dry and had plenty of "refreshing" acidity (as we learned to call it, though "mouth puckeringly plaque-removing" might have been more accurate). Too much badly made Chablis and its cheap
imitations spoilt the market. Such dimly remembered horrors of our youth have prevented many of us from revisiting.
But now the wheel has turned. Novice dry white wine drinkers are going elsewhere first, choosing from a sea of inexpensive wines. But then, as the production and export figures show,
returning to well made Chablis in droves. The wines are becoming increasingly popular and, to many, it's amazing how good they can be. To prove the point go there yourself; take a
day or two avoiding the motorway rush south, and step into a quiet, laid-back region with plenty to explore, good food and, of course, good wine. Not all Chablis is expensive and,
surprisingly, not all of it white.
The modern world has been kept on the outskirts of Chablis as the successful growers built their state-of-the-art wineries out of town. The centre retains the feel of times past when its
aristocracy, the growers with the best sites on the grand cru and premier cru slopes above the town, created their cellars and the world came there to buy.
|As a town it looks outwards and overseas, but to wander around the little mediaeval streets, to stroll along the canal by the old lavoir as the slopes of the vineyards appear out of the autumn mists,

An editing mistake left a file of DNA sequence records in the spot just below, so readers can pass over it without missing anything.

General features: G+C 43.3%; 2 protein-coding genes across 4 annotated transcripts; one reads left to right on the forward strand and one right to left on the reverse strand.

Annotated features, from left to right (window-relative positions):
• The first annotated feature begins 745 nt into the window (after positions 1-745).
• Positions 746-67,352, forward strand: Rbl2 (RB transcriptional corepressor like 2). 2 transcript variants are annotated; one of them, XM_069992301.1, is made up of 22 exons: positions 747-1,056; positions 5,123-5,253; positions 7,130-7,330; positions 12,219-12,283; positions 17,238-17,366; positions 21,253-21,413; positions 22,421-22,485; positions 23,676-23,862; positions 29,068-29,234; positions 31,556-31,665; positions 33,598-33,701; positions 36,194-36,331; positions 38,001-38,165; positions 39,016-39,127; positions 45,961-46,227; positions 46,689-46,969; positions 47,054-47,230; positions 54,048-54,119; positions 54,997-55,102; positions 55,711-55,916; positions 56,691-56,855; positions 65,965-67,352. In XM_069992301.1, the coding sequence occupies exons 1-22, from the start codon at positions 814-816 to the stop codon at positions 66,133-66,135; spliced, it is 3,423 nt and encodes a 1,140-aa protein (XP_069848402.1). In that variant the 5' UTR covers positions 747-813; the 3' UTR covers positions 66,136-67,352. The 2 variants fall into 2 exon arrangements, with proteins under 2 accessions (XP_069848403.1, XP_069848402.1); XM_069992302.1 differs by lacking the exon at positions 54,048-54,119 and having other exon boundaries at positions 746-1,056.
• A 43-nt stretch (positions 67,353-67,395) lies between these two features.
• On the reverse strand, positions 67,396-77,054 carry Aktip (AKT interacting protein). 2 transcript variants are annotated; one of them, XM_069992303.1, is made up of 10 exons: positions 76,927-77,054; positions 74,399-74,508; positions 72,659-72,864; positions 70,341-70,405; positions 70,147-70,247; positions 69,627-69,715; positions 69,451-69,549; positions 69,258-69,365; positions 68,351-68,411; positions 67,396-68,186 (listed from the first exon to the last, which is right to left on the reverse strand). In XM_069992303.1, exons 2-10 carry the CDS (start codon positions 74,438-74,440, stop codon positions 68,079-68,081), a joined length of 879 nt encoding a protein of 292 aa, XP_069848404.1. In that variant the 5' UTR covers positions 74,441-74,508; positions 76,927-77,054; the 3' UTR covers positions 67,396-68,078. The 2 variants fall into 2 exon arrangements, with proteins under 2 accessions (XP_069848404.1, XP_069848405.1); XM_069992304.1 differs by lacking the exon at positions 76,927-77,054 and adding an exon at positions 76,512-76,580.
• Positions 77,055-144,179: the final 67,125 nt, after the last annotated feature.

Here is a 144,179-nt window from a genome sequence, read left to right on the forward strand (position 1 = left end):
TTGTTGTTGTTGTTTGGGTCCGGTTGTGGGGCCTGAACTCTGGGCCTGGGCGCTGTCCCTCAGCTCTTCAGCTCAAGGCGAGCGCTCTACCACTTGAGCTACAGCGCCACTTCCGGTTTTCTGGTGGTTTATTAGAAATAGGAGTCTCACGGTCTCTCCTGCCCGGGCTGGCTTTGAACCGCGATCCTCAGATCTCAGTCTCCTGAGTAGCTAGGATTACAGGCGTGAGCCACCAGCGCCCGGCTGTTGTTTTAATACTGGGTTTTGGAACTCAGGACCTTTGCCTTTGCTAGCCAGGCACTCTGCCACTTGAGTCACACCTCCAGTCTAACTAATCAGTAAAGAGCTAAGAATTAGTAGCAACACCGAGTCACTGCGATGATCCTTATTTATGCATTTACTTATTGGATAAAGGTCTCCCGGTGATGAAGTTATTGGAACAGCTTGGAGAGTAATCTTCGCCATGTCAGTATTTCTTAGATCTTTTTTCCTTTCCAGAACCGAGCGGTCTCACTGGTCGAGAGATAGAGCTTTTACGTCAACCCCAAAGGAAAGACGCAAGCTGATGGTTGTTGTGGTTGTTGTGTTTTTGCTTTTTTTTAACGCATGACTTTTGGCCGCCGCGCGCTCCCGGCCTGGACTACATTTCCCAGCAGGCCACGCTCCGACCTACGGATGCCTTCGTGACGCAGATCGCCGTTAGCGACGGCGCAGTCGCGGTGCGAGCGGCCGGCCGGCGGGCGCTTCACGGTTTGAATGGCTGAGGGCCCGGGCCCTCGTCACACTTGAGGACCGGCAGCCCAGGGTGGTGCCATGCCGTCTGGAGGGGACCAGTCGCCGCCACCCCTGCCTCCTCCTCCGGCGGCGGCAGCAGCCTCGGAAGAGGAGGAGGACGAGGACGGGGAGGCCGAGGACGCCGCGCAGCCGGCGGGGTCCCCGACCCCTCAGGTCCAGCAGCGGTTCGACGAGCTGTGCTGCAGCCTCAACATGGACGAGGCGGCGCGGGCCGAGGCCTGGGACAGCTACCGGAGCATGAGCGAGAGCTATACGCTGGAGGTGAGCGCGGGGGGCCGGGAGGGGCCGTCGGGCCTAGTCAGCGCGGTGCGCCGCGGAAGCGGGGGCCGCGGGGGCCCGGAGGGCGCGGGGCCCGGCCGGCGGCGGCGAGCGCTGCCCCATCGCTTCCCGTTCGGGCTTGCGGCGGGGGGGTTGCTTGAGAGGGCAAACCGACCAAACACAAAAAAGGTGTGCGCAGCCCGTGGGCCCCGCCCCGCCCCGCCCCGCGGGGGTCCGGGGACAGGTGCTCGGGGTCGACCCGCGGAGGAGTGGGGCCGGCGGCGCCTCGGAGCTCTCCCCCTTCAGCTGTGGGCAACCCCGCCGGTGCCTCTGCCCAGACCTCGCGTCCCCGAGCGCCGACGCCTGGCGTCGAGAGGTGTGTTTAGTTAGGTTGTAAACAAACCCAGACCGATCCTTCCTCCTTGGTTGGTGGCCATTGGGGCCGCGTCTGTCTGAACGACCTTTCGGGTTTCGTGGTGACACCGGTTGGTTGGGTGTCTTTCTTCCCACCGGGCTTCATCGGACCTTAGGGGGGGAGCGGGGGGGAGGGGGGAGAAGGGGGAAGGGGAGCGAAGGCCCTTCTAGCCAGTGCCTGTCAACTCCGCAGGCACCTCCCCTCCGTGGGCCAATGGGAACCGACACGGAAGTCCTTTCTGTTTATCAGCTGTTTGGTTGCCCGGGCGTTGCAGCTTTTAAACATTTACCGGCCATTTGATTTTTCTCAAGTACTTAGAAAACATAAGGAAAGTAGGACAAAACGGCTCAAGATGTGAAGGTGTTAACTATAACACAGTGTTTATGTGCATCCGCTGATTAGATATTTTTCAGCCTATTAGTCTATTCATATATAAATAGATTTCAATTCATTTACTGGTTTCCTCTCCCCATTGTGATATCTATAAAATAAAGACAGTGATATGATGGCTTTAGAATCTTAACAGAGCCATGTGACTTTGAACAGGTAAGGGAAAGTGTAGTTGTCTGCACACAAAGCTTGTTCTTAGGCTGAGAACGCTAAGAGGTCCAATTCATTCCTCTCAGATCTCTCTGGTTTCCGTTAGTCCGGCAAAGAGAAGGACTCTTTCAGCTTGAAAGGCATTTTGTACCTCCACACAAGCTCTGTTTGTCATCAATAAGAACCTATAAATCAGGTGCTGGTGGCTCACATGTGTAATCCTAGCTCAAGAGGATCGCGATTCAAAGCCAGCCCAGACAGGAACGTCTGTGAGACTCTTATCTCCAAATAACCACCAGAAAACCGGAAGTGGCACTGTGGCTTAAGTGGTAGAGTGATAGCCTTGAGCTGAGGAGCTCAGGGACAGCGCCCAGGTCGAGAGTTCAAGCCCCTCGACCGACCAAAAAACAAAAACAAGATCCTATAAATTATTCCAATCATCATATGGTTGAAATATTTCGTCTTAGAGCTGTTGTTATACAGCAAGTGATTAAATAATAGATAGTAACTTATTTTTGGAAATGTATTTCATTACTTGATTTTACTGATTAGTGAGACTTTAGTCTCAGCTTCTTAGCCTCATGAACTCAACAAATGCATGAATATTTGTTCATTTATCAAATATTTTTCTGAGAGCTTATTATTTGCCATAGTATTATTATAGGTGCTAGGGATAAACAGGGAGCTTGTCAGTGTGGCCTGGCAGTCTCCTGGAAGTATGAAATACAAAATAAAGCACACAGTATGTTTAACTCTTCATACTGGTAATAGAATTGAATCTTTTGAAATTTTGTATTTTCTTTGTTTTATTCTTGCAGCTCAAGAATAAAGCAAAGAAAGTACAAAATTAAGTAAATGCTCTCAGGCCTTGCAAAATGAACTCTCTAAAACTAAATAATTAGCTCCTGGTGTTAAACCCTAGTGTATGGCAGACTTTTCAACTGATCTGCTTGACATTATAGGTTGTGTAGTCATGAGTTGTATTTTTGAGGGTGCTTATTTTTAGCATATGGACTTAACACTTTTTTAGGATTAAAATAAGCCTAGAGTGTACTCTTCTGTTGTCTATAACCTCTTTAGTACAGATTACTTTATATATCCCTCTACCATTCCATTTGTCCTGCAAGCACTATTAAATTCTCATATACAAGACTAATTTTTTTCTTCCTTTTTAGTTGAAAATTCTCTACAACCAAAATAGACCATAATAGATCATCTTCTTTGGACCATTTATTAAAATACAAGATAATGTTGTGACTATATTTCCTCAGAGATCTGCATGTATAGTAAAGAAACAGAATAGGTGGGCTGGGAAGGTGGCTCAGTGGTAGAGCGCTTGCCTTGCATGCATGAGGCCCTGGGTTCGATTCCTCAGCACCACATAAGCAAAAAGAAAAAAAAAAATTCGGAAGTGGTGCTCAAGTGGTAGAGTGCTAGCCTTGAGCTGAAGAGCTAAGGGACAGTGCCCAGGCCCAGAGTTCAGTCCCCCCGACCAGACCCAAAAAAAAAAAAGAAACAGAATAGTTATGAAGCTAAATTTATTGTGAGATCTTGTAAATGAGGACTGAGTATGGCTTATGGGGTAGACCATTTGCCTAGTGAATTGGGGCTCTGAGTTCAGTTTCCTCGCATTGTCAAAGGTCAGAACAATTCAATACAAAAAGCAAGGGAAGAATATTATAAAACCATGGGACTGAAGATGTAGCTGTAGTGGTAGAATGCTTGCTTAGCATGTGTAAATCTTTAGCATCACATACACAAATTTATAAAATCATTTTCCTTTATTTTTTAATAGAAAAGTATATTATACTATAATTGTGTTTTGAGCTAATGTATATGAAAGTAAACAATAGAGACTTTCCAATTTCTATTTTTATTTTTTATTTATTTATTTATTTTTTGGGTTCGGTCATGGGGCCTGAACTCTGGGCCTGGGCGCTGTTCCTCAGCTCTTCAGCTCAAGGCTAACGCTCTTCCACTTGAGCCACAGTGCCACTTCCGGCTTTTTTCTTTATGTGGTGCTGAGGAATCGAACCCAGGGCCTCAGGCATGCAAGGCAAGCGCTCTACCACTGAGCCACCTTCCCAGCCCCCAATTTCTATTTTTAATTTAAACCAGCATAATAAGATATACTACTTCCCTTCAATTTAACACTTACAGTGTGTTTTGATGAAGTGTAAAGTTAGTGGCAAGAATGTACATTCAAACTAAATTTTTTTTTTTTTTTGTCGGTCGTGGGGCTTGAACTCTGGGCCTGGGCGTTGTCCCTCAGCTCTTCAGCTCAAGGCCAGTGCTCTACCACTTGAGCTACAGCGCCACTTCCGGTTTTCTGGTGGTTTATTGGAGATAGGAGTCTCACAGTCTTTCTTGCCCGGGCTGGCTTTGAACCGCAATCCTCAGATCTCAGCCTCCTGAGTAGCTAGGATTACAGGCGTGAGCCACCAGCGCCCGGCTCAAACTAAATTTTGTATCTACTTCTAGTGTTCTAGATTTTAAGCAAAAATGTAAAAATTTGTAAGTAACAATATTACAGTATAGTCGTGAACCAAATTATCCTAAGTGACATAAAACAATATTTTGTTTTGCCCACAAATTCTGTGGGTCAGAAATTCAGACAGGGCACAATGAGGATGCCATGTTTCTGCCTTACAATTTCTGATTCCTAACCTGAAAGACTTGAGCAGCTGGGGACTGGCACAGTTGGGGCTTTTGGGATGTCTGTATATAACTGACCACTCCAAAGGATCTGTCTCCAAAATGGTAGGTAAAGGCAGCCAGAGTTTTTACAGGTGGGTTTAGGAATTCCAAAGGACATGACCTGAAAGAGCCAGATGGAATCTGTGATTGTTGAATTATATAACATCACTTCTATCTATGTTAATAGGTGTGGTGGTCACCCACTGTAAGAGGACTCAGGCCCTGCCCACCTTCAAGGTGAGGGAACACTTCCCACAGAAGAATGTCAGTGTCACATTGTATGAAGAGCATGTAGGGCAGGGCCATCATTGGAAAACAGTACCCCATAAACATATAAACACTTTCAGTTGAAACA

is to take a step back.
You could be forgiven for forgetting the piles of e-mail, the faxes, the international bank drafts pouring in and out of
these little buildings from across the wine drinking world.
The town is a delight, as is the gently contoured Department of Yonne, and it is the river of that name - augmented by the later canal system - which gave the raison d'être to the city of
Auxerre. Inland water-based trade may now have given way to the behemoth camions that clear all before them, but the river at Auxerre still proves a magnet for the many who
see an inland boating holiday as the perfect get-away-from-it-all break. The high gothic cathedral of St-Etienne and the Abbey of St Germain dominate the skyline, overlooking the river
bank. They also act as useful landmarks for those who have a sense of direction that can't cope with an ancient street plan.